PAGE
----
Project Drift

Nikhil Ghosh – College of Engineering

Collaborators: Jacob Robinson – LSA; Cameron Brown – School of Information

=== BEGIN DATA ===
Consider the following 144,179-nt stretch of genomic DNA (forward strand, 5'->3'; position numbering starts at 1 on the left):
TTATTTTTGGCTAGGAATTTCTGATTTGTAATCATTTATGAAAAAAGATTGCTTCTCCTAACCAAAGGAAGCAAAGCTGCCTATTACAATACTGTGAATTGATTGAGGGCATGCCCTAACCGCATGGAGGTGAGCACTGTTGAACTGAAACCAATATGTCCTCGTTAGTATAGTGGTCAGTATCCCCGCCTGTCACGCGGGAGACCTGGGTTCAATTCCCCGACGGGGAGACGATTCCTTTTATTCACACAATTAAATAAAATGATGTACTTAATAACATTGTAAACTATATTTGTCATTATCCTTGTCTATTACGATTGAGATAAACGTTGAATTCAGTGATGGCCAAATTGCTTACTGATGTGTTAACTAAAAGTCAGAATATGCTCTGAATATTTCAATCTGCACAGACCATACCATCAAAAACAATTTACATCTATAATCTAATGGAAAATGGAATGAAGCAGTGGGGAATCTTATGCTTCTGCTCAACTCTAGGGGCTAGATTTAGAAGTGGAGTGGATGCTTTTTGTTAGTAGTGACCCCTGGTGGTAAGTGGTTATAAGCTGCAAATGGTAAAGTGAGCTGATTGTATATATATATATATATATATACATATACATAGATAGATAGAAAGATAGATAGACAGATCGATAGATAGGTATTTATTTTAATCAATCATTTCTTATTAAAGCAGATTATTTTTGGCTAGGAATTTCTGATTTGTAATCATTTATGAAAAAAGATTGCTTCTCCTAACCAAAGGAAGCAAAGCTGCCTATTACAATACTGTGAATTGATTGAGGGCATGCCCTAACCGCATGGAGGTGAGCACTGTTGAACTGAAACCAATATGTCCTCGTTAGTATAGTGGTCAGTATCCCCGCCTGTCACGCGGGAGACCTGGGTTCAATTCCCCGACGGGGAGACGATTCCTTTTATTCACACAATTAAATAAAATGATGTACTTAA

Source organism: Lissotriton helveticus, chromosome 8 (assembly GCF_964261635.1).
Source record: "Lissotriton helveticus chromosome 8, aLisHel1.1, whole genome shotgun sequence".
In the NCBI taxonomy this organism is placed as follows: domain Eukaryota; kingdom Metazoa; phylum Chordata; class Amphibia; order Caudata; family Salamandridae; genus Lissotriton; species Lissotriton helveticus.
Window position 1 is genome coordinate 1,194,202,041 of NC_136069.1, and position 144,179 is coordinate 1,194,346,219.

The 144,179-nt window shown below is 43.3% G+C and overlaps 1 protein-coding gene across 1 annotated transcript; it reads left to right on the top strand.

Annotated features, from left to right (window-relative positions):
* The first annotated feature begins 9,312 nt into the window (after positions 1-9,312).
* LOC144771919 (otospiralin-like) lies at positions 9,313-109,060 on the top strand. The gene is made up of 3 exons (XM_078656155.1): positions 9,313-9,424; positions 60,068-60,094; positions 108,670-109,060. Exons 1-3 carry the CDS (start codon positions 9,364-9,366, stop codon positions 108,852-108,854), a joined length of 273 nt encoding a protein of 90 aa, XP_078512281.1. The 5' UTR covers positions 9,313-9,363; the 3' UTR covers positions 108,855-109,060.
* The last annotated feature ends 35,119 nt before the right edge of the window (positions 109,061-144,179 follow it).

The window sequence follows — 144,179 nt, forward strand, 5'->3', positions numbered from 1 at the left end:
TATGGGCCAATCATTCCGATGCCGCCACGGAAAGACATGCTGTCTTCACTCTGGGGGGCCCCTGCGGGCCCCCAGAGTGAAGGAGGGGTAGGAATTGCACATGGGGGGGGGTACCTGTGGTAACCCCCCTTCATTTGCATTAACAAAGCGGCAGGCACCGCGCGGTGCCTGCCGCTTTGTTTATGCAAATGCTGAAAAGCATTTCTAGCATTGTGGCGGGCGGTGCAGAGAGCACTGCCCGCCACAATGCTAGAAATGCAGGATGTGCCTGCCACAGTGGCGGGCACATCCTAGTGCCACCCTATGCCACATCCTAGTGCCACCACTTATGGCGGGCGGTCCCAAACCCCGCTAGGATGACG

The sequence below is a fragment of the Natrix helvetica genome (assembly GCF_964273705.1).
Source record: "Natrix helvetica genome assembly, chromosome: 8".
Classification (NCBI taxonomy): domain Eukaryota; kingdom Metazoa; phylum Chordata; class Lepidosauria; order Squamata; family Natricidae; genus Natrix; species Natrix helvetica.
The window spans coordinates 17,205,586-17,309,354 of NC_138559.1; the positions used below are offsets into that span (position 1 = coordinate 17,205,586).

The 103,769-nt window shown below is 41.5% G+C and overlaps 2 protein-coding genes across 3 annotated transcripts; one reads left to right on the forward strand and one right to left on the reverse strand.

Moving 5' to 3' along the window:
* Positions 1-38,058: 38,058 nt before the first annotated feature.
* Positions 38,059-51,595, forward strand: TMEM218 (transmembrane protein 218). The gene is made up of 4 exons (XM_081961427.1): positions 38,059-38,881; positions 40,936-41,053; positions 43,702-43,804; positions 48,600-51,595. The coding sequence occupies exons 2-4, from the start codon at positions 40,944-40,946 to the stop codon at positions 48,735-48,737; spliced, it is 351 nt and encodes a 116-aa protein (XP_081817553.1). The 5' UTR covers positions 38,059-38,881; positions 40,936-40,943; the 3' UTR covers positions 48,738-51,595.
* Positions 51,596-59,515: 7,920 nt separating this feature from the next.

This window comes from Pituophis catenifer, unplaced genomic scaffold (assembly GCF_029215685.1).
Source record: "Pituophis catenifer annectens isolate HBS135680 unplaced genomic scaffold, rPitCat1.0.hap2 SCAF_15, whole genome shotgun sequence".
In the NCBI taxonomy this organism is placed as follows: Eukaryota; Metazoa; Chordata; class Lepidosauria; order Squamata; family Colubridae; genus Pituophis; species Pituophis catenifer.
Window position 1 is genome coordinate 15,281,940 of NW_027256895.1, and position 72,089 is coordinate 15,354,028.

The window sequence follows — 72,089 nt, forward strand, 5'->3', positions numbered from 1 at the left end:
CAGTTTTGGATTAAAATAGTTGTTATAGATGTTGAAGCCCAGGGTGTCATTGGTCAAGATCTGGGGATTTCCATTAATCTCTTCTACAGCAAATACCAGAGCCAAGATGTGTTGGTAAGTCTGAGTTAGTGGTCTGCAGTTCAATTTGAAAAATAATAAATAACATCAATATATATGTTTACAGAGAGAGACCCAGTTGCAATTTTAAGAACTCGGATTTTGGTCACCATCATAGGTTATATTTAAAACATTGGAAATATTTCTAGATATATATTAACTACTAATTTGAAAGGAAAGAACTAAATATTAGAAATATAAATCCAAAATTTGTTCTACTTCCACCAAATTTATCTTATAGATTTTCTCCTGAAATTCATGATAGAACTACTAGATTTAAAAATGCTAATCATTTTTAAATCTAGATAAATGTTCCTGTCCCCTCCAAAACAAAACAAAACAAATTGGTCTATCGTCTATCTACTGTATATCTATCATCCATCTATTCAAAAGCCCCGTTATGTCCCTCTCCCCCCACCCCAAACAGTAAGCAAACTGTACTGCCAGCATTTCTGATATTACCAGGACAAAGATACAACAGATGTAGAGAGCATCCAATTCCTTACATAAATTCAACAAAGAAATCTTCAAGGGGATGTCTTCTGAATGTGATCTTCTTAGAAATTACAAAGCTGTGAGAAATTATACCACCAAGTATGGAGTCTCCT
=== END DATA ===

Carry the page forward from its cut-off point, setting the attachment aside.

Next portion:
Games are, inherently, interdisciplinary. The best games out there are not known for only one of their technical implementation, aesthetic, ormusic score, but an amalgamation of all those things and more. The WolverineSoft Studio is well structured to take advantage of this. Wehave developed interdisciplinary processes through years of iteration, and they have kept our projects running smoothly.Art has a largepresence in the final product. At the beginning, Art takes ownership over the theme (the game’s setting, player character, and enemies).Once art determines the theme, they work together with programmers, designers, and musicians to make sure that their art assets areaesthetically pleasing, but also compatible with the game engine and fits with the overall narrative (a collaborative effort between art, design,and audio). Their high quality final art gives our project a unique sense of polish, enabling our members to use the game as an impressiveportfolio piece. Once membership has been determined, each department has a series of onboarding activities curated to get them familiarwith a large, multidisciplinary team. We then launch into the first of three development cycles, each one about three weeks. Each cycleinvolves building and iterating on the content in our game. Finally, we have a polish period, where students get to iterate on their assets. Ourproject ends officially when we submit to the EECS 494 + EMU Student Showcase at the end of the semester. However, after the project’send, we submit to different marketplaces, such as Steam and, and to other showcases, such as IGDA. The primary impact of theWolverineSoft Studio is the portfolio piece and relevant experience that the project provides. The University of Michigan has gamedevelopment courses, such as EECS 494 and EECS 498 – Extended Reality; however, they are restricted to upper level computer sciencemajors. Our project enables anyone to gain portfolio-ready experience in game development. Students use the game they create to showrecruiters their ability to work on teams, take leadership, and create a polished product. Alumni have used their experience to get hired bymany gaming and technology companies, and recruiters from the games industry come to Michigan regularly as a result of the studio.Although these projects require a lot of overhead, our leadership has the experience and commitment to manage it. All new leadership gets aset of onboarding materials, which includes a set of confluence documents guiding them on their tasks. Our leadership works with industryadvisors, who give us advice on the direction and state of the game. We constantly use feedback from our members, which include feedbackforms and discussions, to iterate on our organization. In summary, although we have much to learn, we actively work every day to makegame development a possibility for all UM students. Increased funding would allow us to pursue further resources to improve our ability tomanage the studio and provide development tools and an overall satisfying experience for our studio members!